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Supplementary Materials for - Science ... Method for Scratch Hardness, ASTM G171-03(2009) with a linear reciprocating tribometer (Rtec Instruments Multi-function Tribometer). The measurement

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  • science.sciencemag.org/content/364/6442/760/suppl/DC1

    Supplementary Materials for

    A radiative cooling structural material

    Tian Li*, Yao Zhai*, Shuaiming He*, Wentao Gan, Zhiyuan Wei,

    Mohammad Heidarinejad, Daniel Dalgo, Ruiyu Mi, Xinpeng Zhao, Jianwei Song,

    Jiaqi Dai, Chaoji Chen, Ablimit Aili, Azhar Vellore, Ashlie Martini, Ronggui Yang,

    Jelena Srebric, Xiaobo Yin†, Liangbing Hu†

    *These authors contributed equally to this work.

    †Corresponding author. Email: [email protected] (L.H.); [email protected] (X.Y.)

    Published 24 May 2019, Science 364, 760 (2019)

    DOI: 10.1126/science.aau9101

    This PDF file includes:

    Materials and Methods

    Supplementary Text

    Figs. S1 to S30

    Tables S1 and S2

    References

  • 2

    Materials and Methods

    Fabrication of the cooling wood

    The natural wood block was first cut along the growth direction, which is

    compatible with industry cutting methods for making large dimension wood panels. The

    wood piece was then delignified with boiling H2O2 (30% solution, EMD Millipore

    Corporation) followed by subsequent washing in DI water. The solvent was then replaced

    by ethanol (190 proof, Pharmco-Aaper) before hot pressing.

    Material characterization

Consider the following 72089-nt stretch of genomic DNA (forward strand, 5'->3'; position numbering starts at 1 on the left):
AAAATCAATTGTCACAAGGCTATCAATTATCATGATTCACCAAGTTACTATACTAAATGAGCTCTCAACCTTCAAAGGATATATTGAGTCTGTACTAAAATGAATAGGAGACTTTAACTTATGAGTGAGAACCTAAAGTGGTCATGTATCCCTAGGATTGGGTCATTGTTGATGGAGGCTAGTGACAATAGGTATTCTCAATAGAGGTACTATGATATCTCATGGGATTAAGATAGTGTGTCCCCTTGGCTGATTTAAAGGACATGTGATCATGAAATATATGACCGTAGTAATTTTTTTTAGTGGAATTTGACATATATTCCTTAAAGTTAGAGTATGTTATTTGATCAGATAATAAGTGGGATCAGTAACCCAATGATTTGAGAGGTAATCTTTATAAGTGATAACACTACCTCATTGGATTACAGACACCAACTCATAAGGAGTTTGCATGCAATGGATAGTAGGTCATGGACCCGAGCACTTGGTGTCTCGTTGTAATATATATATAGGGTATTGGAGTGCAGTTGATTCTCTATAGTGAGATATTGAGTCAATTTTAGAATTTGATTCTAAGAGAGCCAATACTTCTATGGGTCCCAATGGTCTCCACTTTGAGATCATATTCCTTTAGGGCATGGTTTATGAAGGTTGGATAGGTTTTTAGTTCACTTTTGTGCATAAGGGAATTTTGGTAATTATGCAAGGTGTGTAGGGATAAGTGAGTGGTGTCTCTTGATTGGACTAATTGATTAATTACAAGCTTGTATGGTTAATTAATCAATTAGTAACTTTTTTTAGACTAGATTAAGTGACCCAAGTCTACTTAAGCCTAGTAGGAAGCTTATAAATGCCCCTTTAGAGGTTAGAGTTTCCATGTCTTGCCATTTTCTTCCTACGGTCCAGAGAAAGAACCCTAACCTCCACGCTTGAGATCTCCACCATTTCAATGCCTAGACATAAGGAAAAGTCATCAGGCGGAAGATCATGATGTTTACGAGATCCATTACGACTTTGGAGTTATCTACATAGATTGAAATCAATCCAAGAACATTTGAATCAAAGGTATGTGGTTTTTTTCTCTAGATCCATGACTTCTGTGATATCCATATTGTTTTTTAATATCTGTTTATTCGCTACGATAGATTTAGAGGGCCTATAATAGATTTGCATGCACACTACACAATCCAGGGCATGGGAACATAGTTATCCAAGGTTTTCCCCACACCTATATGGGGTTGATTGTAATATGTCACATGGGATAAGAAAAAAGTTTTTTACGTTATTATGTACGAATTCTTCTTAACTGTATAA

The morphology of the wood samples was characterized by a scanning electron

    microscope (SEM, Hitachi SU-70). The FTIR spectrum was obtained by a

    ThermoNicolet NEXUS 670 FTIR spectrophotometer. The lignin content was measured

    using a standard method (Technical Association of Pulp and Paper Industry Standard

    Method T 222-om-83). The tensile strength of the wood was measured with a Tinius

    Olsen H5KT testing machine. The test was performed with the upper fixture moving

    downward at a constant velocity of 1 mm/min. The scratch hardness characterization

    experiments for wood samples were performed in accordance with the Standard Test

    Method for Scratch Hardness, ASTM G171-03(2009) with a linear reciprocating

    tribometer (Rtec Instruments Multi-function Tribometer). The measurement was carried

    out by applying a normal load and moving the specimens at a constant speed to generate

    a scratch on the surface. The scratch width was measured using a white light

    interferometer and the scratch hardness number (in Gpa) was calculated by kP/w 2 , where

    P is the applied normal force, w is the scratch width and k is the geometrical constant, k =

    24.98 when P is in grams-force and w is in µm. Each scratch hardness was calculated by

    the arithmetic mean value of three scratches at different locations. The Charpy impact test

    of the wood samples was performed on a Tinius Olsen pendulum impact tester. The

    dimensions of the samples were 60 mm × 5.5 mm × 2.7 mm. We measured the bending